Children's Fair is a time to play for kids

for parents, a time to learn

March 24, 2001|By DARREN SIMON, Staff Writer

With eyes wide, the children filling Bucklin Park in El Centro on Saturday looked skyward at the county firefighter standing on a ladder high above.

For a moment the children were silent in anticipation.

Then, with a turn of a nozzle, a spray of cold water flew over the children, quickly dousing the kids on a hot March day.

The screams of youngsters echoed throughout the park on a day that was all about children as the Children and Parents Council held its 22nd annual Children's Fair.

"Stay out of the mud," some parents called, but such orders were drowned out by screams of children, who clearly were enjoying the day meant to both honor kids and expose resources to allow people to be better parents.


In the end many parents opted to join their children under the spray of the fire hose.

Organizers of the fair said there were more booths and more events than ever this year. They added there looked to be more people as residents from throughout the Valley took part.

"The goal is community awareness," said Yvette Garcia, site supervisor for the Children and Parents Council, formerly known as the Child Abuse Prevention Council.

"This is a time for children to come and play and parents to come and learn about resources available to them," Garcia added.

Garcia said as much fun as the Children's Fair is, there are some serious issues her agency and other groups in the Imperial Valley deal with in helping parents and youths.

She the CAP offers parenting classes and seminars known as "Roads to Wisdom" to help parents and children deal with issues.

The seminars have dealt with such issues as teen depression. In April the CAP is going to stage a seminar focusing on youth violence in the wake of recent school shootings in east San Diego County.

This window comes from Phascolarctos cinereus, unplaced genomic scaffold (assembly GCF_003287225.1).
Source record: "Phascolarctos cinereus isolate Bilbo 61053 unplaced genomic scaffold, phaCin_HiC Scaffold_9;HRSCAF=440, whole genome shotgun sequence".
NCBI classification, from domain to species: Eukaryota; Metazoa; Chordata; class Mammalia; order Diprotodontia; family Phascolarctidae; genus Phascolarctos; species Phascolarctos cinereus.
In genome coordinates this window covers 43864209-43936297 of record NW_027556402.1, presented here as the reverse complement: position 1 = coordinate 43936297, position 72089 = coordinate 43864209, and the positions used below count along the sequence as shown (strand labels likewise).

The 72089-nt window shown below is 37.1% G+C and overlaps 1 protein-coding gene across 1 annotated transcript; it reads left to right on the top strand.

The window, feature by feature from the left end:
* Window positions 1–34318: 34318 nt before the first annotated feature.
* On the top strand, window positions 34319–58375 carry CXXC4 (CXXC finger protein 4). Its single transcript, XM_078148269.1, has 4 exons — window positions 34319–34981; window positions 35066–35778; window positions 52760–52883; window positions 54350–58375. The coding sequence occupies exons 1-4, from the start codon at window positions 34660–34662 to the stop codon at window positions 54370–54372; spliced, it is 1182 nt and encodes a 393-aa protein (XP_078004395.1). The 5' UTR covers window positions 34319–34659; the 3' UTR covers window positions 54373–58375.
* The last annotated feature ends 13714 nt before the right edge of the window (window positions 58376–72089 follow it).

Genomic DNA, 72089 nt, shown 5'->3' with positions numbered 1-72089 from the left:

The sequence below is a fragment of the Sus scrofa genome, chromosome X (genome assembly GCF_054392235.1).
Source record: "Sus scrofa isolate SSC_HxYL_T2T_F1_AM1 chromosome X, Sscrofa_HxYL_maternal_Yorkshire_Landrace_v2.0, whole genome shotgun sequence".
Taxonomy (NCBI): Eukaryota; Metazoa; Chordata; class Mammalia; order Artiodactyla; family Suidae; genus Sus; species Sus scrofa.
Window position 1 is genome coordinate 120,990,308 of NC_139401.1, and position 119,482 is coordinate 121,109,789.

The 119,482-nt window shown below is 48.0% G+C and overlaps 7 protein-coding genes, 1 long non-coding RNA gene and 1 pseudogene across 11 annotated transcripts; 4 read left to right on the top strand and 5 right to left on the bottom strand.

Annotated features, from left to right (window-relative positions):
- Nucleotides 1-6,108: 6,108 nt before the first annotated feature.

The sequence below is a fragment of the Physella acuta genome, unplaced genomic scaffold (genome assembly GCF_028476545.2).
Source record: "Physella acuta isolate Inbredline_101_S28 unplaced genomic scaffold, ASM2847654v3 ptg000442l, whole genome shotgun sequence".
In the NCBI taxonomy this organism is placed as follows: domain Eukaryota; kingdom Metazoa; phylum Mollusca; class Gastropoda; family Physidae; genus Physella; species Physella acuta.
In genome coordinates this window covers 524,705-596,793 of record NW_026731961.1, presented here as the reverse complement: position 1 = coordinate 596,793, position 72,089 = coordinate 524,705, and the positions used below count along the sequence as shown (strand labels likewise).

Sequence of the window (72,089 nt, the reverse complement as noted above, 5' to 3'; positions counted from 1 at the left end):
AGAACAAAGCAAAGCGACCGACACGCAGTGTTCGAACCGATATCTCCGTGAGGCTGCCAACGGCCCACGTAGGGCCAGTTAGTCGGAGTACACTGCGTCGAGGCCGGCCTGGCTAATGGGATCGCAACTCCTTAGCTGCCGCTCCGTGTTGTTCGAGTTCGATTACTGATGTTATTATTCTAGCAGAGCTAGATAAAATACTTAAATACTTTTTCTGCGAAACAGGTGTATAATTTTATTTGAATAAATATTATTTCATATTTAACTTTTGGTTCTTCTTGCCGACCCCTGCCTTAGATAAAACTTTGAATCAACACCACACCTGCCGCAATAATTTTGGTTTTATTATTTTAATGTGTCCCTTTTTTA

"It's a big concern for us," Garcia said. "It is hitting closer and closer to home."

A specific day and time for the seminar will be announced later, Garcia said.

Those taking part in the fair Saturday said the message of the event is simple — it's all about children.

"It's about respecting children; it's about smiles for children," said Binki the Clown — otherwise known as Lenny Fabian — who was busy entertaining a group of children.

Parents said they enjoy bringing their children to the event, which features food, music, petting zoos, camel rides, arts and crafts and many other programs for young people.

"We just come for the fun," said Kate Mount of Imperial, who was with her husband, Jim, and their children, Michelle, 8, and Danny, 8 months. "We wouldn't miss it."

Jose Panuco of Calexico was at the event with his sons, Antonio, 7, and Andre, 2.

"I just bring the kids and have a good time," Panuco said, adding, "It's a nice time for the family."

Antonio, who was playing with a colorful foam snake his father had bought for him, said, "I like the snake."

When asked about his favorite part of the fair, Antonio answered, "I want to go to the Dino gym."

Most children at the fair turned their attention from whatever it was they were doing to the spray of water unleashed over the park.

Cynthia Redondo, 8, of Seeley said the water was the best part, "Because I get to get wet."

She added, "I got to get my dad wet, but parents never want to get wet."

Jorge De La Torre Jr., 5, of Calexico was happy just walking around the park with his ice cream and his parents, Jorge and Guadalupe De La Torre.

"I like the balloons and the ice cream," he said.

Fair organizers said they like seeing so many families enjoy the event.

They said anyone with any questions or in need of help in dealing with children or parenting issues can contact the CAP Council at 353-8300.

The CAP office is at 563 W. Main St. in El Centro. There will be an open house at the office from 3 to 7 p.m. April 18. The public is invited.

Staff Writer Darren Simon can be reached at 337-4082.

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